Security measures at Iran’s nuclear sites ‘reasonably tightened’: UN envoy

Security measures at Iran’s nuclear sites ‘reasonably tightened’: UN envoy

Iran’s governor to the International Atomic Energy Agency (IAEA) says security measures at the country’s nuclear facilities have been reasonably tightened after the UN agency claimed inappropriate security checks of its inspectors at one of Iran’s nuclear facilities.

AhlulBayt News Agency (ABNA): Iran’s governor to the International Atomic Energy Agency (IAEA) says security measures at the country’s nuclear facilities have been reasonably tightened after the UN agency claimed inappropriate security checks of its inspectors at one of Iran’s nuclear facilities.

“Security measures at the nuclear facilities in Iran are, reasonably, tightened,” Kazem Gharibabadi tweeted Tuesday, hinting at repeated acts of sabotage against Iranian nuclear sites in recent years, which have been blamed on Israel.

“The IAEA inspectors have gradually come up with the new rules and regulations,” Gharibabadi added.

The remarks came after The Wall Street Journal quoted diplomats as saying that Iranian security staff had subjected female IAEA inspectors to inappropriate searches.

In a statement issued in response to the report, the IAEA did not specify the inspectors’ gender but said it immediately raised the issue with Iran.

“Iran has provided explanations related to reinforced security procedures following events at one of their facilities. As a result of this exchange between the Agency and Iran there have been no further incidents,” the IAEA said.

In 2019, the US reacted with fury to Iran's blocking of an IAEA inspector who tested positive for suspected traces of explosive nitrates at Iran's Natanz uranium enrichment plant.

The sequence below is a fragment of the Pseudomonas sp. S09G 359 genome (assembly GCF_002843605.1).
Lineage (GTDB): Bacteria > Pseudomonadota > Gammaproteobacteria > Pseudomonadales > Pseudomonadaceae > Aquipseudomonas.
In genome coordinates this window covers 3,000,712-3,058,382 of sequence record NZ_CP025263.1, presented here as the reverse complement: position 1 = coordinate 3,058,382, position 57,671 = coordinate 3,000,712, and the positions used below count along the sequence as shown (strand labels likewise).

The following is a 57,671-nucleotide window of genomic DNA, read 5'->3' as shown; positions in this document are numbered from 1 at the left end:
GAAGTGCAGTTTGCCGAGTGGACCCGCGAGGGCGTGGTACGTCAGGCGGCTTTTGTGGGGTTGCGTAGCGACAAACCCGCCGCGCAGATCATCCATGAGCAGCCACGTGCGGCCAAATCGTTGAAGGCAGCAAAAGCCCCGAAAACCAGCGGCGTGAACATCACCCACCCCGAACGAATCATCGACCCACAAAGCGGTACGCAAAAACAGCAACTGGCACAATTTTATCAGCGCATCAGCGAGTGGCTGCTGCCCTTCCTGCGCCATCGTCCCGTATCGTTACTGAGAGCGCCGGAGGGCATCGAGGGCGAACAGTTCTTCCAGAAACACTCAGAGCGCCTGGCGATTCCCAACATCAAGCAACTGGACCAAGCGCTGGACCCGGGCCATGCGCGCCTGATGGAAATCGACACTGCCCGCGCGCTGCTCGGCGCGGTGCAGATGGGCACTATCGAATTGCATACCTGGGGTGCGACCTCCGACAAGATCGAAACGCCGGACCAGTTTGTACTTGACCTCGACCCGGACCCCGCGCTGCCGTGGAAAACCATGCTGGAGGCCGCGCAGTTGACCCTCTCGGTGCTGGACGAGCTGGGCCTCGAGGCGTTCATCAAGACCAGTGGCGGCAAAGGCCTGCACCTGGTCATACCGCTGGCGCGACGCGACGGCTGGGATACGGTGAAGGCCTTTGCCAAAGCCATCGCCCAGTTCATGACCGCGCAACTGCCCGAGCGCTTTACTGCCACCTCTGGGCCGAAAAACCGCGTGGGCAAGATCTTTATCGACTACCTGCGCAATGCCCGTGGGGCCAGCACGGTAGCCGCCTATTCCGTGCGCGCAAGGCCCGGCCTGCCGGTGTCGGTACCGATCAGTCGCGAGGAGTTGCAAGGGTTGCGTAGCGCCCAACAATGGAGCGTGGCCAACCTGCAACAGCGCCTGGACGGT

Gharibabadi said at the time that a detector for explosive nitrates went off when the inspector attempted to enter the facility.

The woman then "sneaked out" to the bathroom while officials looked for a female employee to search her.

After her return, the alarms did not go off again, but authorities found contamination in the bathroom and later on her empty handbag during a house search.

In April, an explosion and power cut at Natanz that Iran has blamed on Israel damaged machines in its main, underground uranium-enrichment plant.

The Journal's report came after the US, France, Britain and Germany decided to scrap plans for an anti-Iran resolution at this week’s meeting of the IAEA’s 35-nation Board of Governors.

The decision followed a visit by the UN nuclear agency’s Director General Rafael Mariano to Tehran and his meeting with head of the Atomic Energy Organization of Iran (AEOI) Mohammad Eslami.

Following their meeting, Grossi and Eslami issued a joint statement reaffirming the spirit of cooperation and mutual trust.

Speaking at the IAEA Board of Governors, Russia’s Permanent Representative to International Organizations in Vienna Mikhail Ulyanov said the meeting between Grossi and Eslami had a “timely, stabilizing effect”.